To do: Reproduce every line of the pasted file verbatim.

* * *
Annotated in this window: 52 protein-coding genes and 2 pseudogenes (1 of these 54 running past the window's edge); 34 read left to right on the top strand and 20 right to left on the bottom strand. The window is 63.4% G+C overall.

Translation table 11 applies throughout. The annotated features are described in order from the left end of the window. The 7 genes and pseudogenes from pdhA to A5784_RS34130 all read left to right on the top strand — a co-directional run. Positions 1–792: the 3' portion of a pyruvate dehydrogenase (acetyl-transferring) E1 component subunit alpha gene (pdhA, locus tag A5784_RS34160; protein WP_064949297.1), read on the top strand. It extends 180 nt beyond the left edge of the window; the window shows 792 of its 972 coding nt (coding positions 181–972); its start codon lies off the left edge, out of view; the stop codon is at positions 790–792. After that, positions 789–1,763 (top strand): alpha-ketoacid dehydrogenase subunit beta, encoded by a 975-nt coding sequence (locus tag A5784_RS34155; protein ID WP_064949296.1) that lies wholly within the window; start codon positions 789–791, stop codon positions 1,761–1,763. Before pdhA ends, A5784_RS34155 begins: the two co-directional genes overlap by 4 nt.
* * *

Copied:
Annotated in this window: 52 protein-coding genes and 2 pseudogenes (1 of these 54 running past the window's edge); 34 read left to right on the top strand and 20 right to left on the bottom strand. The window is 63.4% G+C overall.

Translation table 11 applies throughout. The annotated features are described in order from the left end of the window. The 7 genes and pseudogenes from pdhA to A5784_RS34130 all read left to right on the top strand — a co-directional run. Positions 1–792: the 3' portion of a pyruvate dehydrogenase (acetyl-transferring) E1 component subunit alpha gene (pdhA, locus tag A5784_RS34160; protein WP_064949297.1), read on the top strand. It extends 180 nt beyond the left edge of the window; the window shows 792 of its 972 coding nt (coding positions 181–972); its start codon lies off the left edge, out of view; the stop codon is at positions 790–792. After that, positions 789–1,763 (top strand): alpha-ketoacid dehydrogenase subunit beta, encoded by a 975-nt coding sequence (locus tag A5784_RS34155; protein ID WP_064949296.1) that lies wholly within the window; start codon positions 789–791, stop codon positions 1,761–1,763. Before pdhA ends, A5784_RS34155 begins: the two co-directional genes overlap by 4 nt.